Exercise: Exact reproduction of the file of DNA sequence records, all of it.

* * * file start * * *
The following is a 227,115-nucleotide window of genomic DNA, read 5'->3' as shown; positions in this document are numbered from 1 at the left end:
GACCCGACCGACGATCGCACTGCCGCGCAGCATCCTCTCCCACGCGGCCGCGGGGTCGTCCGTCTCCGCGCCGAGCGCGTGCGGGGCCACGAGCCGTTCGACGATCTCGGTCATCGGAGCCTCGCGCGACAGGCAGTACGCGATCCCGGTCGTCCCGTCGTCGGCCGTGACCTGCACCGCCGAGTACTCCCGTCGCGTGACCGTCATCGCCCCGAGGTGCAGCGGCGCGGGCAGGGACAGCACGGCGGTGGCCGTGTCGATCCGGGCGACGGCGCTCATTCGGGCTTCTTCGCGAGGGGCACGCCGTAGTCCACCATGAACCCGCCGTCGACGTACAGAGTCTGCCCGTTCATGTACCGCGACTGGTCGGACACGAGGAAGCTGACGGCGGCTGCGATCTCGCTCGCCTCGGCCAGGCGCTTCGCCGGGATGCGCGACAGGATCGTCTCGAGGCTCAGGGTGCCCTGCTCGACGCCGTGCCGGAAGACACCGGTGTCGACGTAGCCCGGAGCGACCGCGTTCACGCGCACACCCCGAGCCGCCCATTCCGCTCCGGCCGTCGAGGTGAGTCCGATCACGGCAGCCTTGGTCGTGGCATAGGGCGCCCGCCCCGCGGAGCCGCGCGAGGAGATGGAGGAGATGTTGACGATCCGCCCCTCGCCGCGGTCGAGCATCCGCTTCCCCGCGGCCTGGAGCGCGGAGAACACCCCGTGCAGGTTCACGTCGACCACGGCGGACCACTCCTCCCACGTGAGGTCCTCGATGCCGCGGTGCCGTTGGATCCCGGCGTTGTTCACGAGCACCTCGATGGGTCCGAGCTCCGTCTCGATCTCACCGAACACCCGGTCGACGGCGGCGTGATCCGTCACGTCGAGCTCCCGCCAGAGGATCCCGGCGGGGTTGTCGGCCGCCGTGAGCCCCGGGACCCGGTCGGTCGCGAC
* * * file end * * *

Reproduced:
The following is a 227,115-nucleotide window of genomic DNA, read 5'->3' as shown; positions in this document are numbered from 1 at the left end:
GACCCGACCGACGATCGCACTGCCGCGCAGCATCCTCTCCCACGCGGCCGCGGGGTCGTCCGTCTCCGCGCCGAGCGCGTGCGGGGCCACGAGCCGTTCGACGATCTCGGTCATCGGAGCCTCGCGCGACAGGCAGTACGCGATCCCGGTCGTCCCGTCGTCGGCCGTGACCTGCACCGCCGAGTACTCCCGTCGCGTGACCGTCATCGCCCCGAGGTGCAGCGGCGCGGGCAGGGACAGCACGGCGGTGGCCGTGTCGATCCGGGCGACGGCGCTCATTCGGGCTTCTTCGCGAGGGGCACGCCGTAGTCCACCATGAACCCGCCGTCGACGTACAGAGTCTGCCCGTTCATGTACCGCGACTGGTCGGACACGAGGAAGCTGACGGCGGCTGCGATCTCGCTCGCCTCGGCCAGGCGCTTCGCCGGGATGCGCGACAGGATCGTCTCGAGGCTCAGGGTGCCCTGCTCGACGCCGTGCCGGAAGACACCGGTGTCGACGTAGCCCGGAGCGACCGCGTTCACGCGCACACCCCGAGCCGCCCATTCCGCTCCGGCCGTCGAGGTGAGTCCGATCACGGCAGCCTTGGTCGTGGCATAGGGCGCCCGCCCCGCGGAGCCGCGCGAGGAGATGGAGGAGATGTTGACGATCCGCCCCTCGCCGCGGTCGAGCATCCGCTTCCCCGCGGCCTGGAGCGCGGAGAACACCCCGTGCAGGTTCACGTCGACCACGGCGGACCACTCCTCCCACGTGAGGTCCTCGATGCCGCGGTGCCGTTGGATCCCGGCGTTGTTCACGAGCACCTCGATGGGTCCGAGCTCCGTCTCGATCTCACCGAACACCCGGTCGACGGCGGCGTGATCCGTCACGTCGAGCTCCCGCCAGAGGATCCCGGCGGGGTTGTCGGCCGCCGTGAGCCCCGGGACCCGGTCGGTCGCGAC